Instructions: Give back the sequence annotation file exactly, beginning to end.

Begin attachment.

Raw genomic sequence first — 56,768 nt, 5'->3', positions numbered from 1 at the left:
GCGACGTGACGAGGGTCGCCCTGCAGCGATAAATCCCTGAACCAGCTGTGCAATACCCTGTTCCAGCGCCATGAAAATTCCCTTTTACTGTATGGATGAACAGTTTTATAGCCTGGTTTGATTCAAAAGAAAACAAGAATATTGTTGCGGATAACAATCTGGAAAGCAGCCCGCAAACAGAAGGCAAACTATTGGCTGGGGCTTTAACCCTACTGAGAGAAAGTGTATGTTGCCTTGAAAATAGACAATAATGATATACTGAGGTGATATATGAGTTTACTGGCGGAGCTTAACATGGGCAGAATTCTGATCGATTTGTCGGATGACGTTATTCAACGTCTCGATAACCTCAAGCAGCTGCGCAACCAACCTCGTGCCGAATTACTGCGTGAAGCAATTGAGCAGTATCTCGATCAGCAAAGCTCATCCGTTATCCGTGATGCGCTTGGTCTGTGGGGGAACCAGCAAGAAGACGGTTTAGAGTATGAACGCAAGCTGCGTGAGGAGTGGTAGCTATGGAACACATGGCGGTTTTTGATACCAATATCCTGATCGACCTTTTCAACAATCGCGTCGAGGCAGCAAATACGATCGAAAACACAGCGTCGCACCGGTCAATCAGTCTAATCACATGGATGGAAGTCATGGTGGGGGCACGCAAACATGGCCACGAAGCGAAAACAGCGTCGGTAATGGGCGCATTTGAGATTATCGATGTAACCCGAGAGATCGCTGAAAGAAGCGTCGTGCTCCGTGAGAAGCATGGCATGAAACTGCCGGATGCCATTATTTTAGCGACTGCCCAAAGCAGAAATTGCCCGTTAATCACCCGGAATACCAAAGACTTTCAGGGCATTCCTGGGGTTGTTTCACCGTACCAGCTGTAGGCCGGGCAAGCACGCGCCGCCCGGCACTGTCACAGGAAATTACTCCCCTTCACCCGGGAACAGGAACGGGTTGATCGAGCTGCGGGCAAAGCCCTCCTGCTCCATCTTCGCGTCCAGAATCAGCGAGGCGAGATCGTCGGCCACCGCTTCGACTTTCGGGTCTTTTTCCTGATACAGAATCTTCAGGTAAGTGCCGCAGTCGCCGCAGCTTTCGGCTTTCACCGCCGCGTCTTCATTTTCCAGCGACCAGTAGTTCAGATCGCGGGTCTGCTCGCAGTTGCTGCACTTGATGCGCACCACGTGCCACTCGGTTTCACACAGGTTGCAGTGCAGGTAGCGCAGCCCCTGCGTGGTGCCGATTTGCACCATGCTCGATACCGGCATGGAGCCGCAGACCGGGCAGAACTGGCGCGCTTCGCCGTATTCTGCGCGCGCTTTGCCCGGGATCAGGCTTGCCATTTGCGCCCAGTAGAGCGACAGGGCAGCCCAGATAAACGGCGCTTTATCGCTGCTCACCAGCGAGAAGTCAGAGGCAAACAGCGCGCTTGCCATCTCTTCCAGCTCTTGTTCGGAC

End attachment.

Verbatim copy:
Raw genomic sequence first — 56,768 nt, 5'->3', positions numbered from 1 at the left:
GCGACGTGACGAGGGTCGCCCTGCAGCGATAAATCCCTGAACCAGCTGTGCAATACCCTGTTCCAGCGCCATGAAAATTCCCTTTTACTGTATGGATGAACAGTTTTATAGCCTGGTTTGATTCAAAAGAAAACAAGAATATTGTTGCGGATAACAATCTGGAAAGCAGCCCGCAAACAGAAGGCAAACTATTGGCTGGGGCTTTAACCCTACTGAGAGAAAGTGTATGTTGCCTTGAAAATAGACAATAATGATATACTGAGGTGATATATGAGTTTACTGGCGGAGCTTAACATGGGCAGAATTCTGATCGATTTGTCGGATGACGTTATTCAACGTCTCGATAACCTCAAGCAGCTGCGCAACCAACCTCGTGCCGAATTACTGCGTGAAGCAATTGAGCAGTATCTCGATCAGCAAAGCTCATCCGTTATCCGTGATGCGCTTGGTCTGTGGGGGAACCAGCAAGAAGACGGTTTAGAGTATGAACGCAAGCTGCGTGAGGAGTGGTAGCTATGGAACACATGGCGGTTTTTGATACCAATATCCTGATCGACCTTTTCAACAATCGCGTCGAGGCAGCAAATACGATCGAAAACACAGCGTCGCACCGGTCAATCAGTCTAATCACATGGATGGAAGTCATGGTGGGGGCACGCAAACATGGCCACGAAGCGAAAACAGCGTCGGTAATGGGCGCATTTGAGATTATCGATGTAACCCGAGAGATCGCTGAAAGAAGCGTCGTGCTCCGTGAGAAGCATGGCATGAAACTGCCGGATGCCATTATTTTAGCGACTGCCCAAAGCAGAAATTGCCCGTTAATCACCCGGAATACCAAAGACTTTCAGGGCATTCCTGGGGTTGTTTCACCGTACCAGCTGTAGGCCGGGCAAGCACGCGCCGCCCGGCACTGTCACAGGAAATTACTCCCCTTCACCCGGGAACAGGAACGGGTTGATCGAGCTGCGGGCAAAGCCCTCCTGCTCCATCTTCGCGTCCAGAATCAGCGAGGCGAGATCGTCGGCCACCGCTTCGACTTTCGGGTCTTTTTCCTGATACAGAATCTTCAGGTAAGTGCCGCAGTCGCCGCAGCTTTCGGCTTTCACCGCCGCGTCTTCATTTTCCAGCGACCAGTAGTTCAGATCGCGGGTCTGCTCGCAGTTGCTGCACTTGATGCGCACCACGTGCCACTCGGTTTCACACAGGTTGCAGTGCAGGTAGCGCAGCCCCTGCGTGGTGCCGATTTGCACCATGCTCGATACCGGCATGGAGCCGCAGACCGGGCAGAACTGGCGCGCTTCGCCGTATTCTGCGCGCGCTTTGCCCGGGATCAGGCTTGCCATTTGCGCCCAGTAGAGCGACAGGGCAGCCCAGATAAACGGCGCTTTATCGCTGCTCACCAGCGAGAAGTCAGAGGCAAACAGCGCGCTTGCCATCTCTTCCAGCTCTTGTTCGGAC